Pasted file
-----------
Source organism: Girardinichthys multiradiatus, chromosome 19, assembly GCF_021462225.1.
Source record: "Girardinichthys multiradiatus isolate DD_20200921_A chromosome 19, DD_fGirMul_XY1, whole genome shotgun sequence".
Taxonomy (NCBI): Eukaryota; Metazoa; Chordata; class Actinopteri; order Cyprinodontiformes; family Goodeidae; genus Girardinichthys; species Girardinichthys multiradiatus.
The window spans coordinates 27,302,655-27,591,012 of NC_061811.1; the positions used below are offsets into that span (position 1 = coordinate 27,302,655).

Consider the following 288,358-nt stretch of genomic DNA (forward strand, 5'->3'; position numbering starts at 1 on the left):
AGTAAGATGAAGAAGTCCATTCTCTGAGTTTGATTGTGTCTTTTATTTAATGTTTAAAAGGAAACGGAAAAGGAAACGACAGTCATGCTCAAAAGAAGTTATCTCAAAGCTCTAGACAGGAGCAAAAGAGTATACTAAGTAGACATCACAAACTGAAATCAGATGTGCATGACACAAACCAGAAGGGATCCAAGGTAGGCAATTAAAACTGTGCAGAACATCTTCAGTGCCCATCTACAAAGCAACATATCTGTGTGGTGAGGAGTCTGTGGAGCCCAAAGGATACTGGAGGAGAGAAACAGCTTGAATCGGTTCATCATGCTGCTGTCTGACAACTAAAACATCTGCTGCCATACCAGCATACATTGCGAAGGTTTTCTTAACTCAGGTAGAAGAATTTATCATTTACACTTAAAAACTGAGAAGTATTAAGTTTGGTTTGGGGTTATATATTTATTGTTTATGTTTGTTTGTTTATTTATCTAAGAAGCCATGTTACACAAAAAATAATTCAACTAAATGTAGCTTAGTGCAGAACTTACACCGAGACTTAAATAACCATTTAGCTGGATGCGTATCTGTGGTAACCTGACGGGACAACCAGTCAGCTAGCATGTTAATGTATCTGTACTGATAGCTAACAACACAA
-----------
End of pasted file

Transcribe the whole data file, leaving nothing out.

Source organism: Girardinichthys multiradiatus, chromosome 19, assembly GCF_021462225.1.
Source record: "Girardinichthys multiradiatus isolate DD_20200921_A chromosome 19, DD_fGirMul_XY1, whole genome shotgun sequence".
Taxonomy (NCBI): Eukaryota; Metazoa; Chordata; class Actinopteri; order Cyprinodontiformes; family Goodeidae; genus Girardinichthys; species Girardinichthys multiradiatus.
The window spans coordinates 27,302,655-27,591,012 of NC_061811.1; the positions used below are offsets into that span (position 1 = coordinate 27,302,655).

Consider the following 288,358-nt stretch of genomic DNA (forward strand, 5'->3'; position numbering starts at 1 on the left):
AGTAAGATGAAGAAGTCCATTCTCTGAGTTTGATTGTGTCTTTTATTTAATGTTTAAAAGGAAACGGAAAAGGAAACGACAGTCATGCTCAAAAGAAGTTATCTCAAAGCTCTAGACAGGAGCAAAAGAGTATACTAAGTAGACATCACAAACTGAAATCAGATGTGCATGACACAAACCAGAAGGGATCCAAGGTAGGCAATTAAAACTGTGCAGAACATCTTCAGTGCCCATCTACAAAGCAACATATCTGTGTGGTGAGGAGTCTGTGGAGCCCAAAGGATACTGGAGGAGAGAAACAGCTTGAATCGGTTCATCATGCTGCTGTCTGACAACTAAAACATCTGCTGCCATACCAGCATACATTGCGAAGGTTTTCTTAACTCAGGTAGAAGAATTTATCATTTACACTTAAAAACTGAGAAGTATTAAGTTTGGTTTGGGGTTATATATTTATTGTTTATGTTTGTTTGTTTATTTATCTAAGAAGCCATGTTACACAAAAAATAATTCAACTAAATGTAGCTTAGTGCAGAACTTACACCGAGACTTAAATAACCATTTAGCTGGATGCGTATCTGTGGTAACCTGACGGGACAACCAGTCAGCTAGCATGTTAATGTATCTGTACTGATAGCTAACAACACAA